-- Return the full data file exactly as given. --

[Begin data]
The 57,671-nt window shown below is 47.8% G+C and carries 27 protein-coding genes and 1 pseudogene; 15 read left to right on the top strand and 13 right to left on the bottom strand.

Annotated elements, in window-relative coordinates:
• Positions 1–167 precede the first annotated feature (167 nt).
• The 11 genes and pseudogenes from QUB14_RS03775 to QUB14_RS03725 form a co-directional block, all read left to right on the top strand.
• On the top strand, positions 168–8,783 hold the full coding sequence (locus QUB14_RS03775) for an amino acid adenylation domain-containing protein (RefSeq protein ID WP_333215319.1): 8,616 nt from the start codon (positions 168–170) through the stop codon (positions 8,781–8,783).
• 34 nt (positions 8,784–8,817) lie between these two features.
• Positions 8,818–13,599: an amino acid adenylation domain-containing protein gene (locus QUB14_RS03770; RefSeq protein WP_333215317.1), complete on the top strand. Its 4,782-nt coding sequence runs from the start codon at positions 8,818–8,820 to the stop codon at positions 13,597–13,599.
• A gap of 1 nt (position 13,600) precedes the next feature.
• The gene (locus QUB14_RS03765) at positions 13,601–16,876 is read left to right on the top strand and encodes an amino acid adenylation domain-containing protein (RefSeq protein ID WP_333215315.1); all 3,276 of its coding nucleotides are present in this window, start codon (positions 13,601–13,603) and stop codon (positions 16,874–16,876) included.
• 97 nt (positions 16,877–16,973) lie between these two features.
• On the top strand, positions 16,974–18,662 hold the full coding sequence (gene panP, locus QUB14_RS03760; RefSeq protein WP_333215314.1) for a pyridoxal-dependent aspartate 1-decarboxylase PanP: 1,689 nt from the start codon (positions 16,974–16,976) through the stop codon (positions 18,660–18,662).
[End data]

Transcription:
The 57,671-nt window shown below is 47.8% G+C and carries 27 protein-coding genes and 1 pseudogene; 15 read left to right on the top strand and 13 right to left on the bottom strand.

Annotated elements, in window-relative coordinates:
• Positions 1–167 precede the first annotated feature (167 nt).
• The 11 genes and pseudogenes from QUB14_RS03775 to QUB14_RS03725 form a co-directional block, all read left to right on the top strand.
• On the top strand, positions 168–8,783 hold the full coding sequence (locus QUB14_RS03775) for an amino acid adenylation domain-containing protein (RefSeq protein ID WP_333215319.1): 8,616 nt from the start codon (positions 168–170) through the stop codon (positions 8,781–8,783).
• 34 nt (positions 8,784–8,817) lie between these two features.
• Positions 8,818–13,599: an amino acid adenylation domain-containing protein gene (locus QUB14_RS03770; RefSeq protein WP_333215317.1), complete on the top strand. Its 4,782-nt coding sequence runs from the start codon at positions 8,818–8,820 to the stop codon at positions 13,597–13,599.
• A gap of 1 nt (position 13,600) precedes the next feature.
• The gene (locus QUB14_RS03765) at positions 13,601–16,876 is read left to right on the top strand and encodes an amino acid adenylation domain-containing protein (RefSeq protein ID WP_333215315.1); all 3,276 of its coding nucleotides are present in this window, start codon (positions 13,601–13,603) and stop codon (positions 16,874–16,876) included.
• 97 nt (positions 16,877–16,973) lie between these two features.
• On the top strand, positions 16,974–18,662 hold the full coding sequence (gene panP, locus QUB14_RS03760; RefSeq protein WP_333215314.1) for a pyridoxal-dependent aspartate 1-decarboxylase PanP: 1,689 nt from the start codon (positions 16,974–16,976) through the stop codon (positions 18,660–18,662).